Lecturer: Oliver Bimber
Since its invention in the late twenties, television has radically shaped the 20th century. Today, we view most of our visual entertainment and professional day-to-day operations on new and innovative displays. Bulky cathode-ray tubes, for instance, mostly disappeared from our desks. They have been widely replaced by flat panels. The form-factor of home-entertainment displays, as another example, is evolving from small cubes to large planes. The maximal size of flat-panel technology is constrained by technological and applicability issues. If their limits are reached, video projectors have a great potential to continue this trend. Furthermore, small displays are continuously carried around by most of us – as part of mobile phones, personal digital assistants, navigation systems, or laptops. What will come next? What will TVs be like in another 80 years from now? Will pixels die out and turn into voxels or hogels? Will interactive 3D experiences rule out passive 2D ones? These and other questions are of particular interest - especially when considering that it is likely that most of us will yet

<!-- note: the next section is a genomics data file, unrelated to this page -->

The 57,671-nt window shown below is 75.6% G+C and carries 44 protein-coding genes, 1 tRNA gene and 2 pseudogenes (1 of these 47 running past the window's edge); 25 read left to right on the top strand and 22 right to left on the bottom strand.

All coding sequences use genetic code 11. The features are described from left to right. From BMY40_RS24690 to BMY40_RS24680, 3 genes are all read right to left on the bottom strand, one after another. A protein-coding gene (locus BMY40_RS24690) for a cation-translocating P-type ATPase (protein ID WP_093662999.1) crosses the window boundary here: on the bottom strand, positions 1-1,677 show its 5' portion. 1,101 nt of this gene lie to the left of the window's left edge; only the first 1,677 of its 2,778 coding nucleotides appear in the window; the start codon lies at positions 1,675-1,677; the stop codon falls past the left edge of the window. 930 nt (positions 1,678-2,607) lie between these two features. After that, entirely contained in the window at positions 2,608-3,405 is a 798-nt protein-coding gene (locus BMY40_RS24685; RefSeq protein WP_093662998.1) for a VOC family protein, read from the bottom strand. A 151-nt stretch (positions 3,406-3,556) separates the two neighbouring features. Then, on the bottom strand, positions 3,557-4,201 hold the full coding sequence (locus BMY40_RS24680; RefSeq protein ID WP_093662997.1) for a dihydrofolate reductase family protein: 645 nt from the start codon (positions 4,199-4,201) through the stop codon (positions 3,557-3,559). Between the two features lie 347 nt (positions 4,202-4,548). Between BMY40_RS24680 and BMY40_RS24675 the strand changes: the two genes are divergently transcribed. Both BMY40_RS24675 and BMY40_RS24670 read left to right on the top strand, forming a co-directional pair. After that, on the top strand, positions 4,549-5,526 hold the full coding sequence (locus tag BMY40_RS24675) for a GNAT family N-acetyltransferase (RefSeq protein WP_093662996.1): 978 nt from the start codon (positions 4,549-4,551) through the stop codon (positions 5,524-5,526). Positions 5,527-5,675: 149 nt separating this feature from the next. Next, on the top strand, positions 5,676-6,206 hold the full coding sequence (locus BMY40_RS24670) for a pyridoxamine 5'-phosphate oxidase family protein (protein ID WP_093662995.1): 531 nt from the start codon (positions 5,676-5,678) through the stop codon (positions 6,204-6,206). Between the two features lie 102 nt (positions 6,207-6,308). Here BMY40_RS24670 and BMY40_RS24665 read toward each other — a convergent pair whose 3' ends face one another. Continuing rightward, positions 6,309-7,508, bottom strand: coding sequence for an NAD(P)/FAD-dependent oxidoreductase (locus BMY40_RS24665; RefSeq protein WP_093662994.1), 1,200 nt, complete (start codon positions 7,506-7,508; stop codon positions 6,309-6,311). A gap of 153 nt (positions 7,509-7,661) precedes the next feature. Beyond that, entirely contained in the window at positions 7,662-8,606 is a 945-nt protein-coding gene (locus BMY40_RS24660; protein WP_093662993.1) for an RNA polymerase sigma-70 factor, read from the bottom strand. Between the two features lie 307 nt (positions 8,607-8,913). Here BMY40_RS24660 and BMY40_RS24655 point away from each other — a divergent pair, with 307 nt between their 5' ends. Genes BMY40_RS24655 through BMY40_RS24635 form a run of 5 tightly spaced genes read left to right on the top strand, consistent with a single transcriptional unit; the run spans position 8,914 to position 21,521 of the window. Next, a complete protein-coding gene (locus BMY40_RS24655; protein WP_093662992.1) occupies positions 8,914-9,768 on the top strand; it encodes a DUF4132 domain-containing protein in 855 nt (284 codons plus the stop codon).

witness this evolution. This course gives technical insights into present and future of display technologies and techniques.
In particular, this course will discuss the following constitutive topics: Basics of wave optics and geometric optics, fundamentals of light modulation, principles of holography, visual perception and display measures, basic display technologies, projection displays, projector-camera systems and techniques (including calibration and image correction), essence of stereoscopic and auto-stereoscopic displays (including parallax displays, lightfield displays and volumetric displays), functioning of computer generated holography, near-eye displays, real-time computer graphics and computer vision aspects that enable the visualization of graphical 2D and 3D content with such displays, as well as applications.